Our testing process for QLC partitions a drive section equal to 1% of the drive capacity to simulate how the drive might respond to application workloads. This is different than full entropy tests which use 100% of the drive and take them into a steady state. As a result, these figures will reflect higher-sustained write speeds.

Profiles:

  • 4K Random Read: 100% Read, 128 threads, 0-120% iorate
  • 4K Random Write: 100% Write, 64 threads, 0-120% iorate
  • 64K Sequential Read: 100% Read, 16 threads, 0-120% iorate
  • 64K Sequential Write: 100% Write, 8 threads, 0-120% iorate

For random 4K read, the Corsair MP400 showed consistent performance with a solid peak score of 364,345 IOPS at a latency of 350.2µs, narrowly behind the Crucial P1 at the end. Corsiar MP400 Random Read 4K performance

Moving on to random 4K write, the MP400 showed a peak score of 296,163 IOPS with a latency of 426.4µs for first place.

Corsiar MP400 Random Write 4K performance

The MP400 showed impressive numbers when switching over to sequential 64K read, with a peak performance of 47,192 IOPS (or 2.95GB/s) at a latency of 677µs.

In the sequential 64K test, the MP400 peaked at 45,829 IOPS (or 2.86GB/s) at a latency of 343ms, though it showed a noticeable drop in performance at the end.

Next, we looked at our VDI benchmarks, which are designed to tax the drives even further. These tests include Boot, Initial Login, and Monday Login. Looking at the Boot test, the Corsair MP400 showed mid-range performance, peaking at 88,750 IOPS with a latency of 352.9µs before experiencing a spike in IOPS at the end (though still leaps and bounds better than the other drives).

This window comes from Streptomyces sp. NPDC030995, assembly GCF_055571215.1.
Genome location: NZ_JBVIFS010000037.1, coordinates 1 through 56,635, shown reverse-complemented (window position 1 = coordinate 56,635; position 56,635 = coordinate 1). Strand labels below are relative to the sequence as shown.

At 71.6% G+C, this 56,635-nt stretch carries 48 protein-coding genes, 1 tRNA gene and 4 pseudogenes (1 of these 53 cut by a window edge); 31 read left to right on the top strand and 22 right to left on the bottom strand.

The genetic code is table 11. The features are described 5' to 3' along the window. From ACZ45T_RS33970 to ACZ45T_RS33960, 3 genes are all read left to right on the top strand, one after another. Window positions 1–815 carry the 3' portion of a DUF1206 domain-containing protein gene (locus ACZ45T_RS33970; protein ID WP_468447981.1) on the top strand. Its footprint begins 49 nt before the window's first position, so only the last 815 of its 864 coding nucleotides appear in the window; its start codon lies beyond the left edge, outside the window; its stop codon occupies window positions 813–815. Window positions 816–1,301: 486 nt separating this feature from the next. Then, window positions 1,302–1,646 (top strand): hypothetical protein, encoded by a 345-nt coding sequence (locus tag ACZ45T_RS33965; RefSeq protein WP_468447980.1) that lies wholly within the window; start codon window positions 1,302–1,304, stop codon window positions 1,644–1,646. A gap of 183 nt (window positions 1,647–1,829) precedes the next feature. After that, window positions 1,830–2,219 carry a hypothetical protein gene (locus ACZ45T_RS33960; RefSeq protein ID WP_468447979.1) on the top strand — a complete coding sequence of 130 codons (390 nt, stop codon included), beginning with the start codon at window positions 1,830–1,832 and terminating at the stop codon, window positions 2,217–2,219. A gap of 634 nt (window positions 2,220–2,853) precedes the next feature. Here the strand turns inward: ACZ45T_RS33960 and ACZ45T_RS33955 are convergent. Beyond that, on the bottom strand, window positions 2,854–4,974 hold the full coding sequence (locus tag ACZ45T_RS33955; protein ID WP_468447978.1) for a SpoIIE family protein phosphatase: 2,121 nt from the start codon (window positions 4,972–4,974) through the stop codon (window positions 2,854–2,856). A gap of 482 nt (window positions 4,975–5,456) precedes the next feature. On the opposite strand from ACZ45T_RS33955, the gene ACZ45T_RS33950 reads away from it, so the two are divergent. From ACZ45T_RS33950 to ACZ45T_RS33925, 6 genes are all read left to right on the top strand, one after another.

VDI Initial Login, the MP400 suffered some serious performance spikes towards the end of the test, peaking at 38,105 IOPS with a latency of 783.7µs.

Finally, VDI Monday Login saw the MP400 with a peak score of 21,847 IOPS and a latency of 729.5µs.

Conclusion

The next generation of PCIe is here, but that doesn’t stop companies from bringing quality (and still higher-in-demand) Gen3 drives to the market. The MP400 is no exception, as Corsair has created a solid PCIe 3.0 NVMe SSD that is a great choice for those looking to both upgrade and add to their current system.

Its range of high-capacity models (including a massive 8TB) also allows this QLC-based SSD to fit a variety of budgets, though that means users who need smaller capacities will have to look elsewhere since 1TB is as low as it goes. Nonetheless, the MP400 is a speedy drive that features up to 400TBW, 1,800,000 MTBF, AES 256-bit Encryption, and an average of 5.5W for active power consumption.

Corsair MP400 SSD Lifestyle Glowing

As for the specifics of its performance during our tests, the MP400 showed very good results. Highlights included:  364,345 IOPS in 4K read, 296,163 IOPS in 4K write, 2.95GB/s in 64K read, and 2.86MB/s in 64K write. In our VDI Clone, we saw 88,750 IOPS in boot, 38,105 IOPS in initial login, and 21,847 IOP in Monday login. It also recorded 9ms in our SQL tests, making it the first QLC drive to handle the test/dev SQL Server workload without skyrocketing latency.

Ultimately, the biggest advantage of the MP400 is its application flexibility due to its wide range of high-capacity models. From consumers looking for an affordable, performance-driven drive to run on their operation system, to professionals who need a massive (yet pricey) capacity point for their workstation, the MP400 has them covered.

As far as its price tag goes, there’s a lot to like here as well. The 1TB and 2TB capacities go for $120 and $255, respectively, which is only about $15/$30 dollars more than the much slower (and much older) Crucial P1 QLC-based SSD. The Intel SSD is priced similarly as well, which the MP400 also handily beat in most of our tests. Coupling all this with its comprehensive 5-year warranty makes the MP400 a great release by Corsair.

Corsair storage